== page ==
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    Sultanganj Buddha

    Map Academy

    Articles are written collaboratively by the EIA editors. More information on our team, their individual bios, and our approach to writing can be found on our About pages. We also welcome feedback and all articles include a bibliography (see below).

    A large metal sculpture discovered at Sultanganj in present-day Bihar in 1861–62, the Sultanganj Buddha is currently housed in Birmingham. It is the largest known cast metal sculpture from the early mediaeval period and is generally dated to between the sixth and eighth centuries CE. The statue has had a complex history of display, participating in scholarly debates about cultural appropriation and reparation, and is now an object of spiritual devotion for Buddhists.

    The statue is 2.3 metres in height and weighs over 500 kilograms. It was found buried upside down in a cavity in proximity to an apparently defaced stone Bodhisattva, leading to speculation that it was buried during a period of attacks on religious sites in the area. Several Buddhist mounds were also located nearby. The sculpture was cast using the lost-wax process in a number of different sections. It features Buddhist attributes also seen in sculptures at Sarnath and Mathura. These include a fleshy torso, stiff rounded legs, accentuated kneecaps and an abhaya mudra made by the right hand, raised to just below the shoulder. The facial features are more sharply defined than examples from western India at the time, and the sangathi (monastic robe) is demarcated by fine, slit-like carvings to suggest folds and emphasise the body. These characteristics have led some scholars to suggest that it was produced at Nalanda or Bodhgaya, possibly representing an eastern variation of the Gupta style.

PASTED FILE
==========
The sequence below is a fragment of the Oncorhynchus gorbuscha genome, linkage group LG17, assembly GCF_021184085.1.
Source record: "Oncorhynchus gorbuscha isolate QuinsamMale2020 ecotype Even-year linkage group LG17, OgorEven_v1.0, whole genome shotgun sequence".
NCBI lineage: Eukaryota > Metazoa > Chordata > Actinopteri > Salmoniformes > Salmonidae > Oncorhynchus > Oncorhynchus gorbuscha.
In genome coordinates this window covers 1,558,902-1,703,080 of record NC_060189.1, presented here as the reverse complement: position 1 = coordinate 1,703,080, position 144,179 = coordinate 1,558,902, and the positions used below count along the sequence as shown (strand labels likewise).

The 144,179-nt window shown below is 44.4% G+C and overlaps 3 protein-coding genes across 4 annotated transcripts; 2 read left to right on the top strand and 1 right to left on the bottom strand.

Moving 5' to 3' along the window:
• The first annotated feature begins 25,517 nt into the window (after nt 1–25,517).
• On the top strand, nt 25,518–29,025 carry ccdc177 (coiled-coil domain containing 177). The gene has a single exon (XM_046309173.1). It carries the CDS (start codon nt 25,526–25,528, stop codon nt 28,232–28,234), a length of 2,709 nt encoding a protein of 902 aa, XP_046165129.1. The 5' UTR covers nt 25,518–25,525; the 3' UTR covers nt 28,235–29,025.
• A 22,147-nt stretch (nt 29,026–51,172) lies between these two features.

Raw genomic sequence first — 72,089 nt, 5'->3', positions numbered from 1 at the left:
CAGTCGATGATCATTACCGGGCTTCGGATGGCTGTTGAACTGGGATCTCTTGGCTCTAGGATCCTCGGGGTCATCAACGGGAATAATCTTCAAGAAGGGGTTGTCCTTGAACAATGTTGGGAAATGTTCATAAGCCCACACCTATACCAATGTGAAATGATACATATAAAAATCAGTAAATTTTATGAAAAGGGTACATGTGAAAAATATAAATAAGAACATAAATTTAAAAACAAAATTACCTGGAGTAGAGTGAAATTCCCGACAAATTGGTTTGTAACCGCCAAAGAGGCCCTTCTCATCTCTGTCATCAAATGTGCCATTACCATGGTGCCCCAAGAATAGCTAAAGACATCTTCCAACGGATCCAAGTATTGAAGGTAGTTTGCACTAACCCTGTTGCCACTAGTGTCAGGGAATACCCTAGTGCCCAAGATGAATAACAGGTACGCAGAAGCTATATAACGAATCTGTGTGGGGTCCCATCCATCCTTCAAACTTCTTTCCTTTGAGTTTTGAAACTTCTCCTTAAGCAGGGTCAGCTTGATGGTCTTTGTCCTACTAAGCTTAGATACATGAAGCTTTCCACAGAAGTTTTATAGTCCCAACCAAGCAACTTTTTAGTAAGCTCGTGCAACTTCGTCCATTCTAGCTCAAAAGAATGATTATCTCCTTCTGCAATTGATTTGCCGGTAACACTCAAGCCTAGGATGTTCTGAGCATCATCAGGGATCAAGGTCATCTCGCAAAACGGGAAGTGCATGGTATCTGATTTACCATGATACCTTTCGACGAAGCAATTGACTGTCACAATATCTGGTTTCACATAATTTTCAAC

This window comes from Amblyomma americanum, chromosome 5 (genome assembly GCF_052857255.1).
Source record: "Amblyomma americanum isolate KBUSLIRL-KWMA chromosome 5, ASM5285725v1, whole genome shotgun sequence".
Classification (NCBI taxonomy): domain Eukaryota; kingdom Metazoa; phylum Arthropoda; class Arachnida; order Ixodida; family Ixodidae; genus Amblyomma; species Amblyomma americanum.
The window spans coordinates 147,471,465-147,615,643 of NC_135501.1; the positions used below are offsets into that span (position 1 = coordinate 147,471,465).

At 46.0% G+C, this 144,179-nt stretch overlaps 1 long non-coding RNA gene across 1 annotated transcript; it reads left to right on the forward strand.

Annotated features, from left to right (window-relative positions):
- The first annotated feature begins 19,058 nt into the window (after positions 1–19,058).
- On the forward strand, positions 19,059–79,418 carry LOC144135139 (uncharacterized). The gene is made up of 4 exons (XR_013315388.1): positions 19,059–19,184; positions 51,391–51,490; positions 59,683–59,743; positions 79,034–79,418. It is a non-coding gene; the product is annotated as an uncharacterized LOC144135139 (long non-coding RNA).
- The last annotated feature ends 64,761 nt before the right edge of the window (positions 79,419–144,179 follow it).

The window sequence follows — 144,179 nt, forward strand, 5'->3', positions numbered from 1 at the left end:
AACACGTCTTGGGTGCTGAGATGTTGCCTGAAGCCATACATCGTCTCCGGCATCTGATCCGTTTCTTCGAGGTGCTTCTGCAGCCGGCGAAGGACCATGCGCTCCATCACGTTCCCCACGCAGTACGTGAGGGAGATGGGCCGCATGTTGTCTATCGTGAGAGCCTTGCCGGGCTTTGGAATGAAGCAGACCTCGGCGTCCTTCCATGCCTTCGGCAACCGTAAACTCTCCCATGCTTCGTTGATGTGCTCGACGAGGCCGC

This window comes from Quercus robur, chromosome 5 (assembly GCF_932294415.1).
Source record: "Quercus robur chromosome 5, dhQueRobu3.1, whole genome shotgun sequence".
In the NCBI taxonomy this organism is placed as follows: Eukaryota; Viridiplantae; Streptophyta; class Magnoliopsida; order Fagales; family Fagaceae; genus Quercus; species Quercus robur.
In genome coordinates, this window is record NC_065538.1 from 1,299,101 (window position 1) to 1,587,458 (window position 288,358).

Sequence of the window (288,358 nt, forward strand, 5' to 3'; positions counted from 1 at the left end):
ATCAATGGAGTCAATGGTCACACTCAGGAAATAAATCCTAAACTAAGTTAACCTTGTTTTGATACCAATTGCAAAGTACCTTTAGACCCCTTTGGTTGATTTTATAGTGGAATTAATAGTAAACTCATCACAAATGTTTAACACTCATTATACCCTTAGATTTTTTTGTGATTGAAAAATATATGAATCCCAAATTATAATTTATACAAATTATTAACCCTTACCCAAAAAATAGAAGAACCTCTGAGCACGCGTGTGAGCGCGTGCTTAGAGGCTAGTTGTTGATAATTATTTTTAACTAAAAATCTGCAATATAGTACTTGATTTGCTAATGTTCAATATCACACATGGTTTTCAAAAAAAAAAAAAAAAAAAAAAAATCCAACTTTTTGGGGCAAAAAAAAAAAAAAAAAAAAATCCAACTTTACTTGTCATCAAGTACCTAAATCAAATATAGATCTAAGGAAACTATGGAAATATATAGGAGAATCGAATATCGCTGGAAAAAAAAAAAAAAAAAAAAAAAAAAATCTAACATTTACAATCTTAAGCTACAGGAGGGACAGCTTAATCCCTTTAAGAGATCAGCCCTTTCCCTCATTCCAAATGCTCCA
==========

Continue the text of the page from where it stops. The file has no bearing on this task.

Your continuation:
Soon after its discovery, a metal manufacturer called Samuel Thornton paid to have the statue moved to Birmingham in the United Kingdom. It was one of the first major acquisitions by the Birmingham Museum and Art Gallery (BMAG), and was put on display in 1867. Later, several scholars including the antiquarian Raja Rajendralal Mitra engaged in debates about the significance and rightful location of the Buddha statue. Accusations of cultural appropriation have dogged the statue ever since, culminating in calls for its return to its place of origin in 1998 by a local Labour Party councillor in Birmingham. The Archaeological Survey of India and other organisations also asked for its return at various points.

    The BMAG, where the statue is still housed and displayed, has evolved its own practice of showing the Sultanganj Buddha to visitors over the decades. After being shifted between various galleries, a dedicated Buddha Gallery was arranged in 1997–98. More recently, the museum has made an exception to how devotees, distinguished from ordinary visitors, interact with the sculpture. Buddhists offer flowers to and sprinkle water on the statue on Buddha Day, associated with the birth, death, and enlightenment of the Buddha. This has become a regular religious ritual that is not extended to any other objects in the museum.

    The Buddha Gallery was closed and re-developed in 2015. The statue was eventually moved to a new gallery called “Faith in Birmingham,” where it has stood since 2016.



    “Buddha – The Sultanganj Buddha”. The Birmingham Museums and Art Gallery, accessed 25 November, 2021.

    “Buddha Gallery”. The Birmingham Museums and Art Gallery, accessed 25 November, 2021.

    “The Sultanganj Buddha.” BBC Features, accessed 25 November, 2021.

    Craddock, Paul T. “The Metal Casting Traditions of South Asia: Continuity and Innovation”. Indian Journal of History of Science 50, no. 1 (2015): 55-82.

    Kramrisch, Stella. “Figural Sculpture of the Gupta Period”. In Exploring India’s Sacred Art: Selected Writings of Stella Kramrisch, edited by Barbara Stoller Miller, 181–203. New Delhi: Motilal Banarsidass Publishers, 1994.

    Macleod, Suzanne. “Out of time and place: The recent history and curious double life of the Sultanganj Buddha”. In Sculpture and the Museum, edited by Christopher R. Marshall, 153–176. United Kingdom: Ashgate, 2011.

    Wingfield, Christopher. “Touching the Buddha: encounters with a charismatic object”. In Museum Materialities: Objects, Engagements, Interpretations, edited by Sandra H. Dudley, 53-70. London: Routledge, 2010.

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